Compared to the mechanism that propels the hammer toward the string, the wool felt hammers themselves look like pretty simple parts, right?
But in order for that hammer to have the necessary resiliency, durability, uniformity and length of wool fibres to get volume and an orchestral range of tone out of your piano, there are many considerations. The first one is the raw material.
Only virgin wool will do, which means the sheep has never been sheared before. This virgin wool is longer and contains more lanolin, a kind of wax in wool, than non-virgin wool. With each shearing, the wool contains less lanolin, making it drier and more brittle. Lanolin is a key ingredient in the resiliency of the hammer, which plays a huge role in tone.
So the wool is top quality virgin wool, and where this comes from can change year to year, as well, depending on the weather -- a particularly rainy season can impact the quality of the wool, for example.
I recently attended the Canadian Association of Piano Technicians convention at UBC where Melanie Brooks of Brooks LTD., a long-established company selling piano hammers, took us on a virtual tour of a felt manufacturer in Europe. First the wool is cleaned. Cleaning wool traditionally was done through a process called carbonizing, using sulphuric acid. This washes away all the "dirt, sand, dust, mud, vegetarian parts," as Norbert Abel of Abel Hammers explains. Carbonizing can also remove lanolin, so new techniques are used by Abel, for example, to create a "Natural Felt" hammer in order to retain the lanolin. The resulting hammer is not as white, but who cares?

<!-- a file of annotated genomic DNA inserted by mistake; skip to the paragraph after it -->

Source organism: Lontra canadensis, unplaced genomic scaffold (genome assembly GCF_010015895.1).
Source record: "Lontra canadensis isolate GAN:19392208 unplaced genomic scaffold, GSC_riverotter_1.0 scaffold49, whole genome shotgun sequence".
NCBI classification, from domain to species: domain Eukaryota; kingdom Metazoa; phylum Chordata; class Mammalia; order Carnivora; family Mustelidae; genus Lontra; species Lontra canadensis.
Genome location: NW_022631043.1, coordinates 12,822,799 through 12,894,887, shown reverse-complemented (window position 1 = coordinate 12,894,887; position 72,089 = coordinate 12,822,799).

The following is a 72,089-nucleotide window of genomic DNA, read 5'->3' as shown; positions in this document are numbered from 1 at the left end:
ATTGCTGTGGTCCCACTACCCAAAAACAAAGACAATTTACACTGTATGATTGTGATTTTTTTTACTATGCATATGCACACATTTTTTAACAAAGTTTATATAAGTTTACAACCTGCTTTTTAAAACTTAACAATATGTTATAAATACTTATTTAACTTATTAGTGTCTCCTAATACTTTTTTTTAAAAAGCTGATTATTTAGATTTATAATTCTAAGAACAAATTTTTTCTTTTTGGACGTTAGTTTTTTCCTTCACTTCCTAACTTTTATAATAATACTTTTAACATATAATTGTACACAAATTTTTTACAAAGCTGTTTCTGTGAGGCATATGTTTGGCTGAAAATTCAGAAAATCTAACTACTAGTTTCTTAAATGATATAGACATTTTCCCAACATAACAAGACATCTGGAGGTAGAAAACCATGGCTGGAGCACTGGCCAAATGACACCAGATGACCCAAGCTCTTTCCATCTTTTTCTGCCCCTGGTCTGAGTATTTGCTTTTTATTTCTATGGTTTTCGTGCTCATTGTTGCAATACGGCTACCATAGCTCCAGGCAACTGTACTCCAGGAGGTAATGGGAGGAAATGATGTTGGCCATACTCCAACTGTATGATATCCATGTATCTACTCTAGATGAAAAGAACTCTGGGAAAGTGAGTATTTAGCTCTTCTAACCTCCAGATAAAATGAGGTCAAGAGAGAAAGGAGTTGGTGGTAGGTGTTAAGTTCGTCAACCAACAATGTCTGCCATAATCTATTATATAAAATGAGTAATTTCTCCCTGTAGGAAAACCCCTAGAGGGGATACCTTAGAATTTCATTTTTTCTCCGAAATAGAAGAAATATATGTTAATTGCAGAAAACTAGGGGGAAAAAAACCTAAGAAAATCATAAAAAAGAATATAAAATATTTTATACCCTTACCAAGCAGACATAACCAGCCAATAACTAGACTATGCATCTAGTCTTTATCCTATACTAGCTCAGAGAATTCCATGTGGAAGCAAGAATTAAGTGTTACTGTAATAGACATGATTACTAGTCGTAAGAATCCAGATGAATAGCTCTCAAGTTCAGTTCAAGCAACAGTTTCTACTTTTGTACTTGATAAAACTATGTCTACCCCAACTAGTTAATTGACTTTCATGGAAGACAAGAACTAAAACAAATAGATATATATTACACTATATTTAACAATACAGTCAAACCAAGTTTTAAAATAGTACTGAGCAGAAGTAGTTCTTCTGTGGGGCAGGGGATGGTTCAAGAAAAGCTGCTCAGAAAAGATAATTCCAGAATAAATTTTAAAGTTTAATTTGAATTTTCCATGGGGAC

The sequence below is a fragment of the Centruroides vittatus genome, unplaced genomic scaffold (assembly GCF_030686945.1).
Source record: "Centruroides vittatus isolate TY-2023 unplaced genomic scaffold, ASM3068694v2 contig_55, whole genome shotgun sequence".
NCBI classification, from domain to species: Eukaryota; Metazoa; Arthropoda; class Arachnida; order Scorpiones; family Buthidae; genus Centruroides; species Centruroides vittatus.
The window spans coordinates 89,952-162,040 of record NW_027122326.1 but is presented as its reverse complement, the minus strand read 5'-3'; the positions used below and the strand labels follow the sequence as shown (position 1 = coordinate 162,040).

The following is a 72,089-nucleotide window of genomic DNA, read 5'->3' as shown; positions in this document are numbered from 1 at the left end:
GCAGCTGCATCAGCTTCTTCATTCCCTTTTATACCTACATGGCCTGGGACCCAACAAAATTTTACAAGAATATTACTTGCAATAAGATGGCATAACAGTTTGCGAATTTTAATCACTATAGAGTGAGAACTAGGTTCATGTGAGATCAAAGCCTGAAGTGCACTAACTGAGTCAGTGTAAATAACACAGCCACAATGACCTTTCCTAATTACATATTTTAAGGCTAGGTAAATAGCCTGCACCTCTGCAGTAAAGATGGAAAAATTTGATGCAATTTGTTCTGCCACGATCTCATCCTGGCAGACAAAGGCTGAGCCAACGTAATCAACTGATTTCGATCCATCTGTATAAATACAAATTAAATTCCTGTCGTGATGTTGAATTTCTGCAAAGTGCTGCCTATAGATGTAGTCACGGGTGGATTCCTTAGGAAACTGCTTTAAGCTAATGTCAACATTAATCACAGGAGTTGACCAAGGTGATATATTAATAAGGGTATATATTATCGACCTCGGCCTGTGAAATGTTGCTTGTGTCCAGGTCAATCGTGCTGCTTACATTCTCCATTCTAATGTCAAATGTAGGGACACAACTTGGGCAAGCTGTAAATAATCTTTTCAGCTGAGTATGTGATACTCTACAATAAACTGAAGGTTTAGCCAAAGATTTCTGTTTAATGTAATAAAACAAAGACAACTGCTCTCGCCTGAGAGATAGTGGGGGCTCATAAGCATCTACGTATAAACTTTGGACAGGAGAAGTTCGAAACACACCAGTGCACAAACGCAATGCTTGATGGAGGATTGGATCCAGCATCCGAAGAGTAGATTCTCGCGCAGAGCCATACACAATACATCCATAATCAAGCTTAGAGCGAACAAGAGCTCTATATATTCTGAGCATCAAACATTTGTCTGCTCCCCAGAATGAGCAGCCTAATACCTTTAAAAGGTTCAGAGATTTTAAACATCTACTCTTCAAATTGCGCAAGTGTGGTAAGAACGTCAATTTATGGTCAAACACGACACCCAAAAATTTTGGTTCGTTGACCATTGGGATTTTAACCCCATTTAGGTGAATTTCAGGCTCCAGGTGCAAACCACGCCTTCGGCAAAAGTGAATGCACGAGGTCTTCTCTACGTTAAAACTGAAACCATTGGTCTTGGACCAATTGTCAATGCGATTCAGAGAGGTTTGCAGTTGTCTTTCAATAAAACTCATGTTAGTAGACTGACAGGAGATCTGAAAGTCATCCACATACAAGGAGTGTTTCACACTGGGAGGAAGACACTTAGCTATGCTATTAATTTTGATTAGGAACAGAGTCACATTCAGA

Once it's cleaned, the wool is willowed, carded, combed and then felted. Basically, you take a fluffy mountain of wool, turn it into a giant mattress-sized fluffy piece of wool and then compress it down to a slab of felt the size of an atlas (remember those? Pre-Google-map).
The piano is such an amazing instrument that involves so many different skilled craftspeople and materials, and beauty-queen sheep. "What I can't bring to you," Melanie said after the final photo of the factory tour, "is the smell." And what is that? "A wet, wool sweater times a million in a factory full of heat and steam, day after day, after day," she laughs.
Once the slabs of felt are made, they are cut into triangular prisms with gradually increasing mass from one end to the other. This prism is the material for one set of 88 hammers, the higher mass end destined to become the bass hammers, and the lower mass end for treble.
Then on to pressing the hammers! I'll do a post just about that next.
I'm working with Ken right now to rebuild the action on a 9-foot Baldwin concert grand here on the Sunshine Coast. To decide what hammers to put on this piano, Ken must consider the size of the piano (those long strings need bigger hammers to get volume), the geometry of the action (to ensure we maintain the action leverage -- or, if the leverage was too high or too low to begin with, what kind of hammer we need to improve the leverage), and the design of the other parts (the hammers and shanks need to fit the wippens we'll be using, for example). I'll be posting a story about that, too, so you can see the before and after.